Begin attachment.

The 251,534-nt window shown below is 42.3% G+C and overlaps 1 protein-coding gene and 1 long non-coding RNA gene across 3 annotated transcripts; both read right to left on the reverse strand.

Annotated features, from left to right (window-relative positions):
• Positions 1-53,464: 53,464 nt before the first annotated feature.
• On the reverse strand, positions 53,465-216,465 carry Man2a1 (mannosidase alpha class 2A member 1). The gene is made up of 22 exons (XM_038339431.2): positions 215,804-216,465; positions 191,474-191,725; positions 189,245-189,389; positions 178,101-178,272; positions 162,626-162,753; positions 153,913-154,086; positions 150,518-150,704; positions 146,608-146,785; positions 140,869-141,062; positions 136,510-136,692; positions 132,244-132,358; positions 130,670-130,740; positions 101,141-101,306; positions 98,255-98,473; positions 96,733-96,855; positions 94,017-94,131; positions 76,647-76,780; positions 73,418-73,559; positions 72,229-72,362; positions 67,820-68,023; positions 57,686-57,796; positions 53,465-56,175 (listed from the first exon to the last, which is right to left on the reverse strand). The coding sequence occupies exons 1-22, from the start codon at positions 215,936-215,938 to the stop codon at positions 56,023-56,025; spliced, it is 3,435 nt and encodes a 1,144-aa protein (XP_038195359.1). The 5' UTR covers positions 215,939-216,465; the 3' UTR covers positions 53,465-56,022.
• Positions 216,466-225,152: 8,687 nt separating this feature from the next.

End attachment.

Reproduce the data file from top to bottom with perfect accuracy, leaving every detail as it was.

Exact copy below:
The 251,534-nt window shown below is 42.3% G+C and overlaps 1 protein-coding gene and 1 long non-coding RNA gene across 3 annotated transcripts; both read right to left on the reverse strand.

Annotated features, from left to right (window-relative positions):
• Positions 1-53,464: 53,464 nt before the first annotated feature.
• On the reverse strand, positions 53,465-216,465 carry Man2a1 (mannosidase alpha class 2A member 1). The gene is made up of 22 exons (XM_038339431.2): positions 215,804-216,465; positions 191,474-191,725; positions 189,245-189,389; positions 178,101-178,272; positions 162,626-162,753; positions 153,913-154,086; positions 150,518-150,704; positions 146,608-146,785; positions 140,869-141,062; positions 136,510-136,692; positions 132,244-132,358; positions 130,670-130,740; positions 101,141-101,306; positions 98,255-98,473; positions 96,733-96,855; positions 94,017-94,131; positions 76,647-76,780; positions 73,418-73,559; positions 72,229-72,362; positions 67,820-68,023; positions 57,686-57,796; positions 53,465-56,175 (listed from the first exon to the last, which is right to left on the reverse strand). The coding sequence occupies exons 1-22, from the start codon at positions 215,936-215,938 to the stop codon at positions 56,023-56,025; spliced, it is 3,435 nt and encodes a 1,144-aa protein (XP_038195359.1). The 5' UTR covers positions 215,939-216,465; the 3' UTR covers positions 53,465-56,022.
• Positions 216,466-225,152: 8,687 nt separating this feature from the next.